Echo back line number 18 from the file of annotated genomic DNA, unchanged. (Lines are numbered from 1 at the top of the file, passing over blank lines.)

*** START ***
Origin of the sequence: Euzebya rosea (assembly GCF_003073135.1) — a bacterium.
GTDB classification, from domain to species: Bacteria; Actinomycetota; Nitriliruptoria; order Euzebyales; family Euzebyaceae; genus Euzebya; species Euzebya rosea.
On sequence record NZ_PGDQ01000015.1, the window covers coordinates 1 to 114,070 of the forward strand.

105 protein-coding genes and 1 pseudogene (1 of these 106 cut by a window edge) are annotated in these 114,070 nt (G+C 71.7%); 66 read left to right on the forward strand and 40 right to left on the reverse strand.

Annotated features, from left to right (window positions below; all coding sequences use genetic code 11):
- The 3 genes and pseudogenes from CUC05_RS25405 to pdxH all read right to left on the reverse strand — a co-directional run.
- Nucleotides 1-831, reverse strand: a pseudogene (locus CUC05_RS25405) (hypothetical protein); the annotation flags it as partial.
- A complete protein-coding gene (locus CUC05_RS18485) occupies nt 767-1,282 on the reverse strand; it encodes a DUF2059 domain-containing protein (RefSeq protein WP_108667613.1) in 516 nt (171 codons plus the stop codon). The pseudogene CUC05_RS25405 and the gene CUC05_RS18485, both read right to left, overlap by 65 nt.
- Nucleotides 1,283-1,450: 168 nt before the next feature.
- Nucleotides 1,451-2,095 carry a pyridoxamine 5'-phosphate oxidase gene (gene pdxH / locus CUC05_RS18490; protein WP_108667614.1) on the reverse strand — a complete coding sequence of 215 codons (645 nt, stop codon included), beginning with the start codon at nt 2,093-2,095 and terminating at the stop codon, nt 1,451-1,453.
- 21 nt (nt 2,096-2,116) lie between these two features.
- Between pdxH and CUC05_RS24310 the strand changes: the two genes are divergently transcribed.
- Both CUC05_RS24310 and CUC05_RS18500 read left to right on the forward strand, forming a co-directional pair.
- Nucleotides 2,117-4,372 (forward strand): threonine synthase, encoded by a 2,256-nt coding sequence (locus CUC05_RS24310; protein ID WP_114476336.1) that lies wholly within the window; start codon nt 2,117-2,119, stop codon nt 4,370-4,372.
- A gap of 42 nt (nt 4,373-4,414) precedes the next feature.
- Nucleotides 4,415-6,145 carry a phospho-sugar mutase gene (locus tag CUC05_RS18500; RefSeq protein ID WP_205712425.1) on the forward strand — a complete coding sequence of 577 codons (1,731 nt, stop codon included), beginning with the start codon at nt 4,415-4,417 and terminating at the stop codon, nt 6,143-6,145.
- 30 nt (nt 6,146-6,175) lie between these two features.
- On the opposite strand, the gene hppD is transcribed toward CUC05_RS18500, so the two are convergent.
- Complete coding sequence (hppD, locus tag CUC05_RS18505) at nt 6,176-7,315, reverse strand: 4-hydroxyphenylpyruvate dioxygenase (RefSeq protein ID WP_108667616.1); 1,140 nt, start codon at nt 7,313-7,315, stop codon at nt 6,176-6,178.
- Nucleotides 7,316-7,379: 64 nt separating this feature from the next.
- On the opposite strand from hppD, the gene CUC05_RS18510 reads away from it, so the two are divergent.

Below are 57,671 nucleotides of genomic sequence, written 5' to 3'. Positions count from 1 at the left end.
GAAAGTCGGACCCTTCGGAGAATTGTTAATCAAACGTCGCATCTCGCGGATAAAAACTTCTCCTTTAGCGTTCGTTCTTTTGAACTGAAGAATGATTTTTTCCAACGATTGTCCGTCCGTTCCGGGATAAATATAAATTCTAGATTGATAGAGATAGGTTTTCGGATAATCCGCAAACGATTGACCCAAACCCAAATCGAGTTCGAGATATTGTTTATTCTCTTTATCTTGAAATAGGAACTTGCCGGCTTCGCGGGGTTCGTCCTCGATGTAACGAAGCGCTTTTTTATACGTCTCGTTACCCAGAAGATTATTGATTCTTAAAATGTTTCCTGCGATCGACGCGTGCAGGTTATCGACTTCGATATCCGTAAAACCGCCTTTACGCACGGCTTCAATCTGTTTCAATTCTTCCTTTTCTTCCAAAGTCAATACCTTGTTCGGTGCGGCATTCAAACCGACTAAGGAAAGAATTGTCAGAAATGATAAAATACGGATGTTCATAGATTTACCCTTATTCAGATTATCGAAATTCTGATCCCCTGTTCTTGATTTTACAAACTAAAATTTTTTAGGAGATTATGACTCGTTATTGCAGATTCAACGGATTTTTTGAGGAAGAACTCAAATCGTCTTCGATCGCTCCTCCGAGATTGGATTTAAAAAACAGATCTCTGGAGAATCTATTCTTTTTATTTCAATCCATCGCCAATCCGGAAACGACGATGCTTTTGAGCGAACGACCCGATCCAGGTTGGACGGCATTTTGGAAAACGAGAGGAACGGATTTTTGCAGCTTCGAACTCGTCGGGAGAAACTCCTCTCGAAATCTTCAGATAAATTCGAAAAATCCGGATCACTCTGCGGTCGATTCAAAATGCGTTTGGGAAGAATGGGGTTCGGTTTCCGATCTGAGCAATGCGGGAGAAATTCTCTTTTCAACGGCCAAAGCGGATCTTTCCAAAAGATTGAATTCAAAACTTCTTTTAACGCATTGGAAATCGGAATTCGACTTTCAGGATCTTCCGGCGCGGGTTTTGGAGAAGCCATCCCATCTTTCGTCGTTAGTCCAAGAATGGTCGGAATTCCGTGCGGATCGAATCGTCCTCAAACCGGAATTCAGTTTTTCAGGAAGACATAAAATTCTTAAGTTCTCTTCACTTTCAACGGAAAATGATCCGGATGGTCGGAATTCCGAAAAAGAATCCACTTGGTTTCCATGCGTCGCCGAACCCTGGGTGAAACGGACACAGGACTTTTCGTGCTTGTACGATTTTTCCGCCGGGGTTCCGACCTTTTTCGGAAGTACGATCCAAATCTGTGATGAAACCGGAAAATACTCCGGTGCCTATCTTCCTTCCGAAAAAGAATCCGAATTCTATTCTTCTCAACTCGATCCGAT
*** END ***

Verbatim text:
- On the opposite strand, the gene hppD is transcribed toward CUC05_RS18500, so the two are convergent.